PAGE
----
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Paresthesias Can Be A Pain

by Christine Dobrowolski

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It's a clear, crisp morning and the scenery is breath-taking. Your legs feel solid as you begin to hike on your annual backpacking trip with old college friends. All the running after work, weight lifting at the gym, and hiking on the weekends has paid off, as the miles slip by. All of a sudden there's a sharp, bizarre pain in your right foot. Climbing up the switchbacks is grueling enough without this burning and numbness. It 's like nothing you've felt before. The First Aid kit you so carefully pieced together seems useless now. The burning worsens with each step, and electrical pain shoots from the ankle to the toes. As you sit down to yank off the hiking boot, pull the sock, and free the confined toes, a feeling of anxiety comes over you. What is this pain? Will it worsen if I continue? Will I be able to make it through the rest of the trip?

A study in The Journal of Wilderness & Environmental Medicine found that 34% of backpackers hiking seven or more days experience "paresthesias", yet many backpackers are unaware of the warning signs of this fairly common problem. A paresthesia is an abnormal sensation that occurs in the extremities. Paresthesias are described as tingling, burning or prickling sensations. Numbness commonly accompanies these sensations and sharp electrical pain can be experienced as well. There are many causes of paresthesias including diabetes, under active thyroid, vitamin B12 deficiency, stroke or even certain medications, but paresthesias in backpackers, typically result from nerve damage due to excess pressure on nerves. The pack can place pressure on a nerve and over an extended period of time the pressure will irritate the nerve, even damage the nerve, eliciting numbness or a burning sensation. Continued hiking up and down uneven and steep terrain can also place excessive pressure on a nerve, causing irritation and resulting in burning or tingling sensations.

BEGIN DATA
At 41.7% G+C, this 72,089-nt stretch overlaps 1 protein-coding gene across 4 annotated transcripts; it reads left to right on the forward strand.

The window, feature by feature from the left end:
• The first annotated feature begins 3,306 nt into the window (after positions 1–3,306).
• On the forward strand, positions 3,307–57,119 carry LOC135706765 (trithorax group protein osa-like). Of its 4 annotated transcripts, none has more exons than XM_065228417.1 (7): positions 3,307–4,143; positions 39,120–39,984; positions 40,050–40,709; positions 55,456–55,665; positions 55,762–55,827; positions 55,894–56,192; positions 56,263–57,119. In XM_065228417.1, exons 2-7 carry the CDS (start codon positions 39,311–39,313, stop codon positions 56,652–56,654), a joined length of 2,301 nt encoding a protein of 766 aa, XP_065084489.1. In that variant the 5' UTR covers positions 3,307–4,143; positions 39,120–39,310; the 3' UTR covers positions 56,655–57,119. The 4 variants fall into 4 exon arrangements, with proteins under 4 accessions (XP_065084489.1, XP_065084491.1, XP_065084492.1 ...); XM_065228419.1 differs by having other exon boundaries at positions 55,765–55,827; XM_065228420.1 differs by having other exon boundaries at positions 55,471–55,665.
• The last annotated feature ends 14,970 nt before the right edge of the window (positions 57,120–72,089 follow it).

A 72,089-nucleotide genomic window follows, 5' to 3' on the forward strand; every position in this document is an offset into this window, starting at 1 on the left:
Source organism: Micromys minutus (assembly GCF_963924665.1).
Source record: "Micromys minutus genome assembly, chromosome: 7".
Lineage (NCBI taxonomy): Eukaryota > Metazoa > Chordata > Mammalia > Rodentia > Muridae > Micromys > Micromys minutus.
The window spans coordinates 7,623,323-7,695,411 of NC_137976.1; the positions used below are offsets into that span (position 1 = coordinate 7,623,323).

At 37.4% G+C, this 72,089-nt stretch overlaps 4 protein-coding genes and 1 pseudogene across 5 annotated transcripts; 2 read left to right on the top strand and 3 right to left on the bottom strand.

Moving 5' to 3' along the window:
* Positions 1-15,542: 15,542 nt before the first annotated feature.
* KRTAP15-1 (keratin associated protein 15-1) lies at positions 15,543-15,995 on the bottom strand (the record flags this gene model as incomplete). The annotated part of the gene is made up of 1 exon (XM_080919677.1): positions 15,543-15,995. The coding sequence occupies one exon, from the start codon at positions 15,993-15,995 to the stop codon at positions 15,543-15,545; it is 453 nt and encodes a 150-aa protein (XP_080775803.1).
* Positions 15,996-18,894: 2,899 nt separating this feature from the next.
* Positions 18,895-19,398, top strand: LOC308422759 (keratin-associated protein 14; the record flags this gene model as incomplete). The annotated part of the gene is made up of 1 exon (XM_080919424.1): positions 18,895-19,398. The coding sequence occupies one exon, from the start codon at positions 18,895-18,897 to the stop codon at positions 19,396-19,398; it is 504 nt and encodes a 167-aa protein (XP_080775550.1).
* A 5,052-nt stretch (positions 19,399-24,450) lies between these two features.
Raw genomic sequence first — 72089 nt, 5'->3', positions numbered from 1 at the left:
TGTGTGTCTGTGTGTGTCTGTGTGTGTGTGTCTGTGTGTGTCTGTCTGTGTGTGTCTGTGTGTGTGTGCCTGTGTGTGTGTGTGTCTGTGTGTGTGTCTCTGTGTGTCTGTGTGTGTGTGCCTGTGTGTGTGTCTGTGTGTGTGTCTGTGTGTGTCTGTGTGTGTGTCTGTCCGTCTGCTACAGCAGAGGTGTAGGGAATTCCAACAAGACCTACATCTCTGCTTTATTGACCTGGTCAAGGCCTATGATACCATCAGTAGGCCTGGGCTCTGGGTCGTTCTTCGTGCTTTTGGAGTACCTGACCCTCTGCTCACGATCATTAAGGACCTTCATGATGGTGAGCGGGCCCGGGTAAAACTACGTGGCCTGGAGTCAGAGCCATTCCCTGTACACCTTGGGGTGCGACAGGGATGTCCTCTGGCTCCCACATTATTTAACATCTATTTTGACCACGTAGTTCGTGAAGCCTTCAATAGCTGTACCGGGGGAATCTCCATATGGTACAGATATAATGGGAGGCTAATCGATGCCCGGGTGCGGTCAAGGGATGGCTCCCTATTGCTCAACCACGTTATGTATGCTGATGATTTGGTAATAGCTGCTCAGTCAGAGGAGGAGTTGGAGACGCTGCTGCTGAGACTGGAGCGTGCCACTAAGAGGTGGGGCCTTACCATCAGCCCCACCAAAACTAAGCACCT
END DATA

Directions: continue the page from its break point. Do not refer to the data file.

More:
In the study, 81% of the backpackers experienced numbness. Their greatest risk factor for the development of paresthesias was a distance of over 2000 miles. Another contributing factor was the duration of the daily hike. Those backpackers who hiked for longer hours each day were more likely to develop paresthesias. Surprisingly, backpack weight, initial body weight, multivitamin use and the types of shoes or boots worn were not significant factors in the development of paresthesias.

Should you be worried? If weakness or paralysis of the extremity, associated confusion, loss of consciousness, slurred speech or vision changes accompany the numbness and burning, then this may present a true medical emergency. Most likely, these symptoms will not accompany the paresthesias. In The Journal of Wilderness & Environmental Medicine study, 98% of the backpackers who experienced paresthesias had complete resolution of their symptoms in 30 days after their backpacking trip was complete.

If you do experience these symptoms, you need to first assess why you have developed the sensations. Is the backpack pinching one of the nerves? Adjusting the backpack may help relieve some of these symptoms. You can relieve burning and tingling sensations in the leg by resting, removing the shoe and massaging the calf and the foot. Anti-inflammatory medications (like ibuprofen) may help. If you experience these symptoms, it is recommended that you decrease your daily mileage. If the symptoms persist, you may need to shorten the overall trip. In most cases, the paresthesias are transient and self-limiting. By altering your pack, your shoes or your mileage, the paresthesias will resolve on their own. If you continue to experience the paresthesias after the backpacking trip, your should visit your doctor. A persistent burning pain on the bottom of your foot could represent tarsal tunnel syndrome. Although only 6% of backpackers with paresthesias had tarsal tunnel syndrome, this problem may be more likely to persist after the trip. Similar to carpal tunnel syndrome in the wrist, tarsal tunnel is pressure on the nerve that supplies the bottom of the foot. This may be due to rotation in your feet and in some cases can be controlled by orthotics and may be preventable for future backpacking trips.

About the Author

Christine Dobrowolski is a podiatrist, a backpacker and the author of Those Aching Feet: Your Guide to Diagnosis and Treatment of Common Foot Problems. www.skipublishing.com


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